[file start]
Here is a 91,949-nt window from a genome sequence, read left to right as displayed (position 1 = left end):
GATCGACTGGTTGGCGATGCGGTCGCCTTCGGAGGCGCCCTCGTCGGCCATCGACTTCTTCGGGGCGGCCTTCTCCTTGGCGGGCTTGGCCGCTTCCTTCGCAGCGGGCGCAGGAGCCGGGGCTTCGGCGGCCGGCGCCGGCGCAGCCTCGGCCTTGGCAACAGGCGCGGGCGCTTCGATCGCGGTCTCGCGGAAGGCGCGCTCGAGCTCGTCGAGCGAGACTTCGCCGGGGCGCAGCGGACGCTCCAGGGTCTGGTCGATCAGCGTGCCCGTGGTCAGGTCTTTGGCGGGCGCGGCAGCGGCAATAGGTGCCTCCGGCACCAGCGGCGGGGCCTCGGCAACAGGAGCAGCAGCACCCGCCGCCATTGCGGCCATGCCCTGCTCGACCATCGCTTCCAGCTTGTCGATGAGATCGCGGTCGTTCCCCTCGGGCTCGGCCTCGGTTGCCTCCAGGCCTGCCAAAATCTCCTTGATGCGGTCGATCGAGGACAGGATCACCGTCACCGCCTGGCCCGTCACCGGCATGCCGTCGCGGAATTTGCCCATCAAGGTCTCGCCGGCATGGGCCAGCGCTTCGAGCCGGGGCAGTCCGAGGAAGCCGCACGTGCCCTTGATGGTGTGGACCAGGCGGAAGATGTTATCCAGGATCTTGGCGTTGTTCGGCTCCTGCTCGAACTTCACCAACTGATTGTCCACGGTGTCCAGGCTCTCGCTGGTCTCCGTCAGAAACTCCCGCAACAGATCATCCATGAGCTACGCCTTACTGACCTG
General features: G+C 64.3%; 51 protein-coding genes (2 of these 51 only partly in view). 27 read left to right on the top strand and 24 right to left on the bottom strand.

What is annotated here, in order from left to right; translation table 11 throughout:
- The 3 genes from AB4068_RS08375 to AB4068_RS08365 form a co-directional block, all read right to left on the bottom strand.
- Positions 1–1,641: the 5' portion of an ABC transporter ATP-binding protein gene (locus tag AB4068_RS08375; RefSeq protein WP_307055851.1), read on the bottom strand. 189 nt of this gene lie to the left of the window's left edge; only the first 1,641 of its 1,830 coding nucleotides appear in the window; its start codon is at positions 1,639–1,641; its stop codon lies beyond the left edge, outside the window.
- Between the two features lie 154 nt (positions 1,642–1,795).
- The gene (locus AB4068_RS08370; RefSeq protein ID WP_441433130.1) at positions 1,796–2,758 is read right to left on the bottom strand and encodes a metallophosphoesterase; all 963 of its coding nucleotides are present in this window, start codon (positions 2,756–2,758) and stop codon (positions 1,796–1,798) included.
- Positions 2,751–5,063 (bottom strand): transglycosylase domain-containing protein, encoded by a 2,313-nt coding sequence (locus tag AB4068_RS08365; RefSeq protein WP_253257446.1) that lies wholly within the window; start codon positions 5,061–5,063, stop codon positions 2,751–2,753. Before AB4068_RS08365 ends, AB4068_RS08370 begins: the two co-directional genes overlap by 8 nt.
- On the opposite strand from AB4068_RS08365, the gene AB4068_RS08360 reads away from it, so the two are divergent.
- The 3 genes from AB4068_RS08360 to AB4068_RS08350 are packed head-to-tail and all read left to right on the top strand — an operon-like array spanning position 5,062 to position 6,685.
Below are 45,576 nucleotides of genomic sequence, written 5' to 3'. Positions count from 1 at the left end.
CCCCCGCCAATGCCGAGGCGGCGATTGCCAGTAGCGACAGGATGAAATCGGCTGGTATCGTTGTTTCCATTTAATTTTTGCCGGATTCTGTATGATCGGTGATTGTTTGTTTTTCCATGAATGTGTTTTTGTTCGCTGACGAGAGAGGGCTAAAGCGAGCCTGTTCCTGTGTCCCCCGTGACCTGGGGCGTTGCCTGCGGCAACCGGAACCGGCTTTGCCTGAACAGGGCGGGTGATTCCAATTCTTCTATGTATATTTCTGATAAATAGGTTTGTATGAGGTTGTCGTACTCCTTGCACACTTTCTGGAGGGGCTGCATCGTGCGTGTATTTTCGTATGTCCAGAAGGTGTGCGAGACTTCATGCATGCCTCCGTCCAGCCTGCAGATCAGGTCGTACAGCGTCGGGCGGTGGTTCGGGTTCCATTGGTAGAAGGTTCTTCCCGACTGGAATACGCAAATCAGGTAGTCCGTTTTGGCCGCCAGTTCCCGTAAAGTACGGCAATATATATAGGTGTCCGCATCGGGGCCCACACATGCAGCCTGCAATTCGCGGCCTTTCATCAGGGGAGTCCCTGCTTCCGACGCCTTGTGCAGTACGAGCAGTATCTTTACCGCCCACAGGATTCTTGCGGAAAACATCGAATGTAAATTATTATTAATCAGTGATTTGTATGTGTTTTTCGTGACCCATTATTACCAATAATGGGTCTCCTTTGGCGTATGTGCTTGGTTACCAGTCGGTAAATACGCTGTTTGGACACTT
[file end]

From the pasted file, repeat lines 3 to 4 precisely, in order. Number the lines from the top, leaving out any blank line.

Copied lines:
General features: G+C 64.3%; 51 protein-coding genes (2 of these 51 only partly in view). 27 read left to right on the top strand and 24 right to left on the bottom strand.

What is annotated here, in order from left to right; translation table 11 throughout: